Is it any good?

Author Emily Henry's second novel is beautifully lyrical, with rhythmic prose that brings to life a magical place where echoes from the past reverberate to the core of an engaging young couple. Despite the very old setup of young love forbidden by feuding families, A Million Junes vividly evokes a unique, magical place and populates it with engaging, relatable characters.

Grief from loss, uncovering the truth about the past, finding your talent, and learning to value the countless small moments that make up a life are strong themes that will teach teens a lot about themselves. June's authentic voice and wry humor make her easy to relate to, and teens will also relate to lessons she learns about the value of all types of love, not just the romantic kind. Fans of ghost stories will enjoy the haunting spirits that inhabit June's world. Have a hankie nearby at the end.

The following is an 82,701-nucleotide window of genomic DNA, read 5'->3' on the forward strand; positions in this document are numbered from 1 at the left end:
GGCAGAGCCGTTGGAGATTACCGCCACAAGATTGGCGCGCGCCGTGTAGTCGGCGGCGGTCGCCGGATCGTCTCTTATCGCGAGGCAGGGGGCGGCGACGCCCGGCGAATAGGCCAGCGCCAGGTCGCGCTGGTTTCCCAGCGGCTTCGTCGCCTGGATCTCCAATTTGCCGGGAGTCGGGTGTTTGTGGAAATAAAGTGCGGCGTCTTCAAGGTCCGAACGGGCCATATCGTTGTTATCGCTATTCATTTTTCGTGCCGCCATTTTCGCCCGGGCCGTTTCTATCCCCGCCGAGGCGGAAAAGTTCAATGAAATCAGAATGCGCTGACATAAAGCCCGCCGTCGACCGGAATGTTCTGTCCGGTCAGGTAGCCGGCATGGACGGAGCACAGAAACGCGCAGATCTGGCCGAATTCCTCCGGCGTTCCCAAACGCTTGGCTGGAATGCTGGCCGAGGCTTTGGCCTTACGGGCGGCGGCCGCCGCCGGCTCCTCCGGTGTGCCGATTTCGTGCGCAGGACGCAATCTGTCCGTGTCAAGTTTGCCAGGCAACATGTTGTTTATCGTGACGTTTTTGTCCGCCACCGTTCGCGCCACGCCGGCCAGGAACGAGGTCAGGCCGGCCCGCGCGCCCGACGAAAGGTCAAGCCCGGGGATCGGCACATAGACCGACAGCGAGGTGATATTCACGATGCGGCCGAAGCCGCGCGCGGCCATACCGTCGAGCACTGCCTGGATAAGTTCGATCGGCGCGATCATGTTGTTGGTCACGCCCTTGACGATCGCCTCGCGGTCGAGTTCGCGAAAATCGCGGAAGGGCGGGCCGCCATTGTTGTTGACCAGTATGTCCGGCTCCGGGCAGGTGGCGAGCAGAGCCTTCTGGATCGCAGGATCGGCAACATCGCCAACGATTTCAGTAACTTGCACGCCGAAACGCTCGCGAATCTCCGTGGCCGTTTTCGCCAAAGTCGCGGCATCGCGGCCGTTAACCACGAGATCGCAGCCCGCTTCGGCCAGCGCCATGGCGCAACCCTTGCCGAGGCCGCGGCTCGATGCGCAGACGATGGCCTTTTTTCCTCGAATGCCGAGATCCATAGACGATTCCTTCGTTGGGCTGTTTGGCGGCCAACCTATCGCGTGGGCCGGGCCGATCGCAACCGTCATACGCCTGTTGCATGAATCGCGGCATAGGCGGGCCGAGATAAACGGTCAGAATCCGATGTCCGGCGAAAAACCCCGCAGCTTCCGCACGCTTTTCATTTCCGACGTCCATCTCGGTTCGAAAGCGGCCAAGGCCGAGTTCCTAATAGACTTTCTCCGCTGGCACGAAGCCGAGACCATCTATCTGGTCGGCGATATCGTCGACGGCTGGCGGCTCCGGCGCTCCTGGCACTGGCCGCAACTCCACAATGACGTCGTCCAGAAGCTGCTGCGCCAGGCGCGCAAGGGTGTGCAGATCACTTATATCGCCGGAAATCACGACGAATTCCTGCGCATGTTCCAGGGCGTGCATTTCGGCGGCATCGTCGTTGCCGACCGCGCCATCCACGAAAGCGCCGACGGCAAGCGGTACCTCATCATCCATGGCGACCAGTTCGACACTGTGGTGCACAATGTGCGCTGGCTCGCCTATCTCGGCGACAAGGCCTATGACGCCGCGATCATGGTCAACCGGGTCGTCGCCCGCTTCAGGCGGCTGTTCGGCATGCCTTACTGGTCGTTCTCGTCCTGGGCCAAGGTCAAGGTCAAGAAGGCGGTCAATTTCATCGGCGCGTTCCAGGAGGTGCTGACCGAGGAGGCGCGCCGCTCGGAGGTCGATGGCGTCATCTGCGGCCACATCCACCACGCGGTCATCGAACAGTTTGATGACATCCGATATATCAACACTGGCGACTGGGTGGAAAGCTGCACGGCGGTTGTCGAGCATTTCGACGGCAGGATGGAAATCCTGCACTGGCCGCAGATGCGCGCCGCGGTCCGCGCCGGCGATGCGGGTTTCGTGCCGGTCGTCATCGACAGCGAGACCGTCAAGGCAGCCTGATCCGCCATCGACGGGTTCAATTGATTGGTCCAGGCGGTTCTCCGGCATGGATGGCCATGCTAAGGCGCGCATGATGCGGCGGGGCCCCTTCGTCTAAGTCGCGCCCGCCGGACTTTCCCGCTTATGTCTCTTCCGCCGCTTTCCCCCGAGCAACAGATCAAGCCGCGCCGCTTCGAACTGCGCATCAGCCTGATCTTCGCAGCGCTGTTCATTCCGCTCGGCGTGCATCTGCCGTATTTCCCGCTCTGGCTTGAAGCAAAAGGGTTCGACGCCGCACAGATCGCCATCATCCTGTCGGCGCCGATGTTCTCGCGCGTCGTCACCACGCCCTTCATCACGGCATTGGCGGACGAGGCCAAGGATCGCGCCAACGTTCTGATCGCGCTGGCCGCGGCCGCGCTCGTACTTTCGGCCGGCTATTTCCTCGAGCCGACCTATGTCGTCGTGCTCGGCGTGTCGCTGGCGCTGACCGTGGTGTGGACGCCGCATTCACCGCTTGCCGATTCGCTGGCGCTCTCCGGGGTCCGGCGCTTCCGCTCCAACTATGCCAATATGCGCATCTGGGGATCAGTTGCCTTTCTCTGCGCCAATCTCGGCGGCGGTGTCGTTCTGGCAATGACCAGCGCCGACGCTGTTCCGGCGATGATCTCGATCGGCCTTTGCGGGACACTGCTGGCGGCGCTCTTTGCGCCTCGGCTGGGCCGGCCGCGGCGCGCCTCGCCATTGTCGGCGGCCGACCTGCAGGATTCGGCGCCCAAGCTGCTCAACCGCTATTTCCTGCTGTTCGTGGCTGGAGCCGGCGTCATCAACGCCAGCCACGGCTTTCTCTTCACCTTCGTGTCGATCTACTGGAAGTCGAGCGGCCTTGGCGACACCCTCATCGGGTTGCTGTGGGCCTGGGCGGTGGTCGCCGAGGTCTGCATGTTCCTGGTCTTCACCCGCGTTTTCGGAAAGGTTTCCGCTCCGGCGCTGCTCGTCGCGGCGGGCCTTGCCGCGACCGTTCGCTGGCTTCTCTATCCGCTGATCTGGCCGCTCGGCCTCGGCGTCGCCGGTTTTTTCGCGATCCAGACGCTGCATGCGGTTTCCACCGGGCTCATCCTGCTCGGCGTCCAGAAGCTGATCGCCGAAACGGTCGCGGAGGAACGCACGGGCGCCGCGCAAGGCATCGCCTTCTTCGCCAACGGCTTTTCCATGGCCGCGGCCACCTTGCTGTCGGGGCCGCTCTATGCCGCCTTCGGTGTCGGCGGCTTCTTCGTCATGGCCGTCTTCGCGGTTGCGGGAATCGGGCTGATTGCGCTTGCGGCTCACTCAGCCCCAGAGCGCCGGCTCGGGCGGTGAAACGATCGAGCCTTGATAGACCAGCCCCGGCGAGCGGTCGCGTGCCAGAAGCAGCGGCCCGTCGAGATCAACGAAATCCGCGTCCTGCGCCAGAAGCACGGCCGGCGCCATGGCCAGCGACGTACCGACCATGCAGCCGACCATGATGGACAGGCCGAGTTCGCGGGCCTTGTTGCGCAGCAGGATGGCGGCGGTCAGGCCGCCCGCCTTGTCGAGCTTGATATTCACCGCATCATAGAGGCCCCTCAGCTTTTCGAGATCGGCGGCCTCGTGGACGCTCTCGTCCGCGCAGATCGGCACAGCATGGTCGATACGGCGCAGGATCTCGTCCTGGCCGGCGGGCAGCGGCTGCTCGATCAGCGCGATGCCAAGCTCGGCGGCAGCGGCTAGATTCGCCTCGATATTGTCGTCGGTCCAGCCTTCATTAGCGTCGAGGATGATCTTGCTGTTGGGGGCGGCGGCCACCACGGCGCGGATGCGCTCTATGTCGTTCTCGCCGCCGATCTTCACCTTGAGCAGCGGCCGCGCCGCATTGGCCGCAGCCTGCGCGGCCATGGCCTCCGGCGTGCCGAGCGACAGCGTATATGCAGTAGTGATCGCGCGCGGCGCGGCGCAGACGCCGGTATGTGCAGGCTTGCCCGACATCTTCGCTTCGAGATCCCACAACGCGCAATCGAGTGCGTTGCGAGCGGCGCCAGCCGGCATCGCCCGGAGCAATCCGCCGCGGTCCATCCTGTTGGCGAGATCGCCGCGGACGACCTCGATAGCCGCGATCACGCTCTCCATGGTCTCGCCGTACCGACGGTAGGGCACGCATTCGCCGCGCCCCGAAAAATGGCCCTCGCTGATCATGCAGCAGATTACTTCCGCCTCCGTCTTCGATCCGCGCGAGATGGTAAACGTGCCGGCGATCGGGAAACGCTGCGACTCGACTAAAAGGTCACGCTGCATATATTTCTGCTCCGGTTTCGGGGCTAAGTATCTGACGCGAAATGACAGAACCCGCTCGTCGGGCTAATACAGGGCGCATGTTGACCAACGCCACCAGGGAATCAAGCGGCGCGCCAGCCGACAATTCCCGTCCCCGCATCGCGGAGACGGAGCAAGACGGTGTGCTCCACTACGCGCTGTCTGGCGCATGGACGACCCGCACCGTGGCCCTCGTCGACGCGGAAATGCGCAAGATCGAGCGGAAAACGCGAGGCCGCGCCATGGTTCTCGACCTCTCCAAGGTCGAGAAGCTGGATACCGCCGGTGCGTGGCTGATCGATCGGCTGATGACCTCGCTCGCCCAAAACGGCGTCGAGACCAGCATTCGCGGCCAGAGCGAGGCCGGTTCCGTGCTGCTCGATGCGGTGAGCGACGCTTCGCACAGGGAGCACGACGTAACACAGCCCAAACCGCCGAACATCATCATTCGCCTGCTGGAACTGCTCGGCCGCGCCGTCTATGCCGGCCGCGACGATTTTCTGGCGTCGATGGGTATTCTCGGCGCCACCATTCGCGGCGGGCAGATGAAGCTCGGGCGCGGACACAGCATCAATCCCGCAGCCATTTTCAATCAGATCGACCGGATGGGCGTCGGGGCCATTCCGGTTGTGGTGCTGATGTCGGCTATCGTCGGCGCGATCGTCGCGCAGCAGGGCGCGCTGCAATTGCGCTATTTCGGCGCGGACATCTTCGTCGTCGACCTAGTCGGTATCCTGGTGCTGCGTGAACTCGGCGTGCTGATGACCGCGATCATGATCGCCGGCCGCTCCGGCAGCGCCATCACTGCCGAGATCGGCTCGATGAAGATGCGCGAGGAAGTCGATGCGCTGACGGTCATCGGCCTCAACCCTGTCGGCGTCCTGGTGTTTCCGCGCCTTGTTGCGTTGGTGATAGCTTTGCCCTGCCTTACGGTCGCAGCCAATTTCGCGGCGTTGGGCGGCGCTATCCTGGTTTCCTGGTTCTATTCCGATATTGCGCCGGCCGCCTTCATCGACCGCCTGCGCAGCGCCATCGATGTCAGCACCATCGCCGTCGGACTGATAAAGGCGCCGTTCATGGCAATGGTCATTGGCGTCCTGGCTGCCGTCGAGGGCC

Talk to your kids about ...

  • Families can talk about how stories like A Million Junes blend fantasy and romance. Does the fantasy make the real-world part less believable? How would June and Saul's story be different without the fantasy parts of their world?

  • The lives and actions of their ancestors have a big influence on June and Saul today. Is that realistic? Have past generations of your family affected your life? How?

  • Is the violence that happens in fantasy more or less scary, or about the same, as real-world violence? Why?

Book details

Our editors recommend

For kids who love stories of romance and grief